A new study conducted by Montclair State University faculty members Jazmin A. Reyes-Portillo, Carrie Masia Warner, Michael T. Bixter and a team of doctoral students found that college students at the epicenter of the pandemic in spring 2020 were severely affected by academic, financial and COVID-related stressors.
The study, titled “The Psychological, Academic, and Economic Impact of COVID-19 on College Students in the Epicenter of the Pandemic,” is the largest study of its kind , and surveyed more than 4,700 students from both public and private institutions in New York and New Jersey.
The findings show that the pandemic affected the mental health of the entire sample, and self-reports showed students of color in particular were disproportionately affected by financial stressors.
“Black, Latinx and Asian students reported higher rates of worry about continuing their education relative to white students due to financial difficulties,” says Reyes-Portillo, one of the lead authors of the study and assistant professor of Psychology at Montclair. “Compared to white students, they reported a lower likelihood of expecting to complete the spring 2020 semester.”
What was consistent across all groups was the tremendous impact on mental health, says Masia Warner, also a lead author of the study and professor of Psychology at Montclair. “Most reported being more depressed or down, three-quarters of the sample reported feeling more anxious, with uncontrollable worry. Sixty-eight percent reported sleep problems, and – this is most concerning – 60% reported feeling hopeless.”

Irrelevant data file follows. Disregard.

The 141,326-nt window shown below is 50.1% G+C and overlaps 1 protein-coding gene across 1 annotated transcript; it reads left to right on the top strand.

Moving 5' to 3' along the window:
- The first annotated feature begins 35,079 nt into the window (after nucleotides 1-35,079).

Reyes-Portillo added that feelings of depression, anxiety and hopelessness, sleep problems and increased social isolation are factors that can heighten students’ risk of experiencing suicidal thoughts or behaviors.
The team led a multi-institutional study of 4,714 college students attending schools in New York or New Jersey during the spring 2020 semester. Reyes-Portillo says the large sample size, studied when the area was the epicenter of the pandemic, makes the findings more generalizable, in terms of impact.
“Given how extraordinary these events are, it’s important to document how it’s affected college students, who are particularly vulnerable,” says Reyes-Portillo. “But young adulthood is a high-risk period for the onset of mental health problems, even without a major stressor like the pandemic. It’s a period of immense growth and personal change. Add in COVID, and it’s a one-in-100-year event that we felt was important to highlight.”
“This is our future generation,” says Masia Warner. “Clearly we have documented that universities have to pay attention and make sure they’re reaching these students to get them over this difficult time. The impact has not passed even if the pandemic has. We may see the reverberations of this for years.”
For information on mental health resources offered at Montclair, visit the department of Counseling and Psychological Services.